Poldark Filming Locations: Grand Houses Used in Poldark

Article by Jane

May 7th, 2019

It’s not just about the feuds and romances. The Poldark filming locations are one of the best bits of the series, setting the scene perfectly – usually with the help of flickering candlelight.

Cornwall’s finest onscreen residents live in truly sumptuous homes, ranging from Georgian splendour to medieval manors. Find out which of their real life counterparts is minutes away from a smuggler's haven and which National Trust location has earned an unusual accolade.

A few of the grand houses used in Poldark are open to the public, if you want to step into the 18th Century for yourself. We can’t guarantee Ross and Demelza will be there to greet you though.

Where is Nampara?

Nampara House in Poldark is placed on Cornwall’s north coast in Winston Graham’s original novels, somewhere around the St Agnes area.

The beaches around St Agnes are seen onscreen as part of Ross and Demelza’s estate (along with several National Trust beauty spots on the Lizard Peninsula) but their onscreen house is further inland.

Interiors and Nampara’s courtyard are shot at Bristol’s Bottle Yard Studios.
St Breward Church. Mervyn R Body [CC BY-SA 2.0 (https://creativecommons.org/licenses/by-sa/2.0)], via Wikimedia Commons
The main Nampara filming location is privately owned. Though the farmhouse isn’t open to visitors, you can visit the local town of St Breward on the edge of Bodmin Moor.

It’s also just a few minutes’ drive from Jamaica Inn. The smugglers’ paradise was made famous by Daphne du Maurier’s novel, and visitors will find items from the author’s life as well as the inn’s dark past at the museum there.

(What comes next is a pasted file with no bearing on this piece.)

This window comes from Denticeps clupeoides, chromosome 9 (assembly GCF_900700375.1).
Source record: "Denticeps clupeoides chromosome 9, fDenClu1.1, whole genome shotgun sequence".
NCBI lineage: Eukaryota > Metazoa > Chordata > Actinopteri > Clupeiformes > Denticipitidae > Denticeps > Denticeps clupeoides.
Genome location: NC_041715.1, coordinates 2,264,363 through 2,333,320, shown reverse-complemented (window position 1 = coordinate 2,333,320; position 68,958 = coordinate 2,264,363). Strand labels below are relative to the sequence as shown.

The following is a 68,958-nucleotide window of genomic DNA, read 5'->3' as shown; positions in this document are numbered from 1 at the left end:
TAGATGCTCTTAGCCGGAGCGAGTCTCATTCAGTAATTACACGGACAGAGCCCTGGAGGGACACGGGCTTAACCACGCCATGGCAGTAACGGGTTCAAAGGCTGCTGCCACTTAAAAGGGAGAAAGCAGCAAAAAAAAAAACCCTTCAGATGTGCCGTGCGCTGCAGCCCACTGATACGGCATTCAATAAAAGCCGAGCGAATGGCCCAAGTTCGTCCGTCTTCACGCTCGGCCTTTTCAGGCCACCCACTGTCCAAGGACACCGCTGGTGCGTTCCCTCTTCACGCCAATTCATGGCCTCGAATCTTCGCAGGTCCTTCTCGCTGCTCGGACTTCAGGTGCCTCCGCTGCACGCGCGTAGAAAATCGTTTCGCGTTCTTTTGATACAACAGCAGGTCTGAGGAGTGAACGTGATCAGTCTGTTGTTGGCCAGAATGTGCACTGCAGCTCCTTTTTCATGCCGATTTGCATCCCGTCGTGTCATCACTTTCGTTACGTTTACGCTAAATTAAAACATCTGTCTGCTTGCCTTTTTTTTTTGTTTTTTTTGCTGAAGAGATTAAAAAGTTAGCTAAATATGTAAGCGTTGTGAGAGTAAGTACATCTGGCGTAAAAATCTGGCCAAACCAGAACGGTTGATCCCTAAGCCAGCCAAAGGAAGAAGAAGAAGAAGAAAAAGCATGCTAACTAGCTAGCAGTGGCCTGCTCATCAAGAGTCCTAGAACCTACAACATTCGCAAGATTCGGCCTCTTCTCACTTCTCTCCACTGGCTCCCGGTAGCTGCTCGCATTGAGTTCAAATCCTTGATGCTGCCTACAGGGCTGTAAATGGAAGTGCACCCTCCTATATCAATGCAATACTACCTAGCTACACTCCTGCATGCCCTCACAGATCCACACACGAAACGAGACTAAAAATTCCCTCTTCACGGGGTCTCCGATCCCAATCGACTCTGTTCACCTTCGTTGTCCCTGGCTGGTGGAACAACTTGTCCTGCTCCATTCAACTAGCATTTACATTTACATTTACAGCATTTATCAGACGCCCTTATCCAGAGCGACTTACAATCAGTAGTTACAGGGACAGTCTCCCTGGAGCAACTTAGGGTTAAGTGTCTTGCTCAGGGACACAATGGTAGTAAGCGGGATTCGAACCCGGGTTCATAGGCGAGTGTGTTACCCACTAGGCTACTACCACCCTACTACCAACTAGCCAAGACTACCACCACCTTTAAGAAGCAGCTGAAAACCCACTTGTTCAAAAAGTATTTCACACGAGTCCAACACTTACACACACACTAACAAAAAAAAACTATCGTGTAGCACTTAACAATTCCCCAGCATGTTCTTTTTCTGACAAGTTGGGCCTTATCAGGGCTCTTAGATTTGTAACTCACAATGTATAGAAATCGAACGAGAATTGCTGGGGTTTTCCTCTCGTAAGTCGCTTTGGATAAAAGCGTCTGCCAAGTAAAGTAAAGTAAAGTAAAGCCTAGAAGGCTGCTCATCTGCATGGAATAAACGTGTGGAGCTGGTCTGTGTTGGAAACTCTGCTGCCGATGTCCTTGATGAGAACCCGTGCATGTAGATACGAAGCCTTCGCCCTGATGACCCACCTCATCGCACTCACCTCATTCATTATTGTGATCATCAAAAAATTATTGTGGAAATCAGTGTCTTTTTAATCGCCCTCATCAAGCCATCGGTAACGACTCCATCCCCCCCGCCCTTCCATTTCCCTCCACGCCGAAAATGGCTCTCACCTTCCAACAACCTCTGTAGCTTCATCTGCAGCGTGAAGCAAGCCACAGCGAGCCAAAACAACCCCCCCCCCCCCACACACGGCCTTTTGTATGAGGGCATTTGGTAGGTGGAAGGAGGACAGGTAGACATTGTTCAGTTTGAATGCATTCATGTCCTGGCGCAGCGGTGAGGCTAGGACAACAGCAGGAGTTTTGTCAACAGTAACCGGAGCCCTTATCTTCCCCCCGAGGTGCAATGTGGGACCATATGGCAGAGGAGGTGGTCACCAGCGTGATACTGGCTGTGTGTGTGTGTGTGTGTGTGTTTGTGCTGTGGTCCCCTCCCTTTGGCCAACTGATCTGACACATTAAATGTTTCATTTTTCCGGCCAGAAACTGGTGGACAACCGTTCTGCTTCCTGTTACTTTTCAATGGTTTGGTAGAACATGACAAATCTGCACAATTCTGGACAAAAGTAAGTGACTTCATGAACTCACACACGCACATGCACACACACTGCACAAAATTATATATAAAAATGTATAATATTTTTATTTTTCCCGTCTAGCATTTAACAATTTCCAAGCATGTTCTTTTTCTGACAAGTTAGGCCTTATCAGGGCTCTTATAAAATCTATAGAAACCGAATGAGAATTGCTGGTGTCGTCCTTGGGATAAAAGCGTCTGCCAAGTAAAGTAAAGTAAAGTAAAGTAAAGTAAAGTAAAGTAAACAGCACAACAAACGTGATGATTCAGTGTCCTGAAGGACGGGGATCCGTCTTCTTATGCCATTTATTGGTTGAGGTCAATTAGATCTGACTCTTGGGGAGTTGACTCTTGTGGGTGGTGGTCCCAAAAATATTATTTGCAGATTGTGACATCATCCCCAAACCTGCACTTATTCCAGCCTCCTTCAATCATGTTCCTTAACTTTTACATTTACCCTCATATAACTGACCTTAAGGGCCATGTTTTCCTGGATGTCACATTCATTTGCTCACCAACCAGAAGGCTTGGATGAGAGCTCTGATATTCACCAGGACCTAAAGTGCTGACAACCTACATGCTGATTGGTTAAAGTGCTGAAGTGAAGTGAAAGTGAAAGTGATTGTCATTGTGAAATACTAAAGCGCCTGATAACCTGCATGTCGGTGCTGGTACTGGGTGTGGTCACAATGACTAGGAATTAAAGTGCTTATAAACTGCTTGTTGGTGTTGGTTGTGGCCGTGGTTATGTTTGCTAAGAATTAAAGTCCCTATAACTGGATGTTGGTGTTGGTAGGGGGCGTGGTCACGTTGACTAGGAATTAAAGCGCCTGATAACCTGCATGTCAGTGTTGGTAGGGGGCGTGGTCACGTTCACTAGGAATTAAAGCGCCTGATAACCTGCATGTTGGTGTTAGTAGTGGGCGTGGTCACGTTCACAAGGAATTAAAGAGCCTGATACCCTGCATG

The inn itself is fully functioning with two bars, food service and haunted bedrooms for brave overnight travellers.

The Warleggans’ Town House

The Warleggan house Poldark location is in fact Dyrham Park. This 17th Century stately home is situated between Bristol and Bath, and from the Tudor era to the mid-20th Century, the house was the home of the Blaythwayts.

As lawyers and merchants they turned over generous profits. Like Ross Poldark’s rival, their financial success brought status and a route into politics which secured their social position. The current house was built when the first of Dyrham Park’s Blaythwayts married the heiress to the estate, and invested in transforming it from a Tudor manor to an imposing Georgian mansion.

Fortunately for fans of the Warleggan House filming location and its elegant stylings, the property was given to the National Trust in the mid-20th Century and opens to the public regularly.